Those who have not learned to do for themselves and have to depend solely on others never obtain any more rights or privileges in the end than they had in the beginning. --Carter G. Woodson, "Father" of Black History Month
As we celebrate Black History Month this February--as well as the birthday of President Abraham Lincoln, who issued the Emancipation Proclamation which made the end of slavery in the U.S. inevitable--it's appropriate to consider the vital role education played within the civil rights movement, and its continued importance toward ensuring true freedom. That is, freedom that guarantees equal and unqualified opportunities for all.
Black History Month was established to celebrate black culture, but also with the goal of educating young and old alike about black history, a subject largely overlooked in textbooks. It's no accident that Carter G. Woodson, the founder of what became Black History Month, was an author, teacher, principal and supervisor of schools.
The 1964 Civil Rights Act, which banned racial discrimination, is justifiably recognized as the most significant legislation to advance equality. And yet, education was the actual cornerstone of the civil rights movement. Brown v. Board of Education of Topeka, Kansas, the Supreme Court's landmark decision proclaiming the segregation of public schools unconstitutional--a decision that predated the Civil Rights Act by ten years--was the movement's first legitimate victory in the public sphere.
The leaders of the civil rights movement were, by and large, well-educated men and women who melded their world knowledge with a keen understanding of human nature to forever alter the trajectory of the country. They recognized that access to quality education would provide the black community with the tools necessary to fight for equality and, looking ahead, to find professional success and make important contributions to society.
Nelson Mandela famously said, "Education is the most powerful weapon which you can use to change the world." Of course, it is through education that we learn to read, write and think critically, but it is also the clearest path to ending poverty, making technological advances, curing disease and eradicating racism.
The civil rights movement has taught us that interaction across racial lines promotes meaningful relationships, mutual respect and exchange of ideas that increase our collective potential to improve our world. Colleges and universities have a responsibility to heed these lessons and strive for diversity on our campuses among students, faculty and staff. It is imperative that we make a conscious and forceful effort to open the doors of learning to more blacks and other minorities. At the same time, we need to recognize that cultural and economic diversity produce challenges in higher education and make allowances for those challenges in recruiting minority students.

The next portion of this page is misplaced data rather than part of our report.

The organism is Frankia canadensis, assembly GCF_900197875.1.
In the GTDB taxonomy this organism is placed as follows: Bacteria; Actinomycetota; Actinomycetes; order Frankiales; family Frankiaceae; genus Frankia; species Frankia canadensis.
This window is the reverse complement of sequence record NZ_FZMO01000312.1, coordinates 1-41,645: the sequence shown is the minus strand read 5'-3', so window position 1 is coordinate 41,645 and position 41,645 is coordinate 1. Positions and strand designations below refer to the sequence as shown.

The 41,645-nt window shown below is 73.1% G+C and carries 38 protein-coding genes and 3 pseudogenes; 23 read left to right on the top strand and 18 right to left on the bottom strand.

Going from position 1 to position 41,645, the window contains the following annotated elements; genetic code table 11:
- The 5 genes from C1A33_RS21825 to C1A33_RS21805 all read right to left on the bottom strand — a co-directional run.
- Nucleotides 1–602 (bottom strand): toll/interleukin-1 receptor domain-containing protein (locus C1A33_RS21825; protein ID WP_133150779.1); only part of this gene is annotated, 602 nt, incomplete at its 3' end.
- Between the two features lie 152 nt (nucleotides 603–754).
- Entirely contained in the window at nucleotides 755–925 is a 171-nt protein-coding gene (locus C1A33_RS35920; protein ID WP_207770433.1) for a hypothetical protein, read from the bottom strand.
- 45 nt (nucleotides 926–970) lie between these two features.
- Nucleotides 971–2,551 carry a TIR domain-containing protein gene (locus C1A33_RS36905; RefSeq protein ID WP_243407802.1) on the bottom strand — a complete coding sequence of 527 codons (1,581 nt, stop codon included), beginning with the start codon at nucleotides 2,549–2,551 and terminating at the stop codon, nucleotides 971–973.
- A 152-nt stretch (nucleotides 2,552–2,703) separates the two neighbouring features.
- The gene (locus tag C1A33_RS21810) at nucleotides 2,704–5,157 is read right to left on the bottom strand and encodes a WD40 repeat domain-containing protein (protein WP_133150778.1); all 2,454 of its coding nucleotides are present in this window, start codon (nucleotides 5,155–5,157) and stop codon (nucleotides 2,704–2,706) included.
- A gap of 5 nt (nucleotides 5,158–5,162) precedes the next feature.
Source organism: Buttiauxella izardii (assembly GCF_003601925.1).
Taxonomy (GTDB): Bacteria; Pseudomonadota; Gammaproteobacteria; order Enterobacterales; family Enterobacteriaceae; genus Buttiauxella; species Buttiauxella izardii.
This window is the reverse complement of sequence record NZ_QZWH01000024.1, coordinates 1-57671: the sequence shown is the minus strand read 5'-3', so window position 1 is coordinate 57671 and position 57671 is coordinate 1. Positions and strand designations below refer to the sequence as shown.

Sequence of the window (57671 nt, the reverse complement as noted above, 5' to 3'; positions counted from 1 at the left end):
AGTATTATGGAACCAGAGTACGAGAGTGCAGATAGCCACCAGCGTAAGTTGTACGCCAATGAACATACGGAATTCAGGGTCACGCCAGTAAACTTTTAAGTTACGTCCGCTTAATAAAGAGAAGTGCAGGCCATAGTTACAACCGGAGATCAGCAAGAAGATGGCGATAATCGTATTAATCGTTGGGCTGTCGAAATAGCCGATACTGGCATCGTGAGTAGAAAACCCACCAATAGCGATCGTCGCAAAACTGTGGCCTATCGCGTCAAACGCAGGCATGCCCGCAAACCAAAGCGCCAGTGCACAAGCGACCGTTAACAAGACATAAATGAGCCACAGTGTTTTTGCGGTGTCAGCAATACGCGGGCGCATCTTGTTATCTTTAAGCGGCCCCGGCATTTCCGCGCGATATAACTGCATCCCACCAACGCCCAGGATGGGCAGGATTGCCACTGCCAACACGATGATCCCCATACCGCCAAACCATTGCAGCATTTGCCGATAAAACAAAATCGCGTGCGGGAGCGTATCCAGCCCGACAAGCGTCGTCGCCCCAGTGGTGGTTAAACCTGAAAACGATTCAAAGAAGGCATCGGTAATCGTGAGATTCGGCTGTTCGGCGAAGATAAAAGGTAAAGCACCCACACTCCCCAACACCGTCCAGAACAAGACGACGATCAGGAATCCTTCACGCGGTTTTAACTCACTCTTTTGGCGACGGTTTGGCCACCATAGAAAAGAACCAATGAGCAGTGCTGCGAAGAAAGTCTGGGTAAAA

I'm proud to say that Touro has already taken some important steps. For the last two years, our Graduate School of Education awarded more master's degrees to minority students than any other college or university in New York state, according to Diverse: Issues in Higher Education. Still, we are far from finished.
"Anyone that thinks that we're in a serious post-racial period where we're all equal and everything's the same, needs just look at the education statistics, the economic development statistics, the wider gap between black and white when it comes to personal net worth, the wider gap when it comes to opportunity to complete college," former New York state Governor David Paterson, now a member of the Touro faculty, once said. "We still have a lot of work to do."
With over a half century of perspective since the passage of the Civil Rights Act, black history exemplifies the importance of education in the progress we've already made, and proves that it's the key to pushing us even further.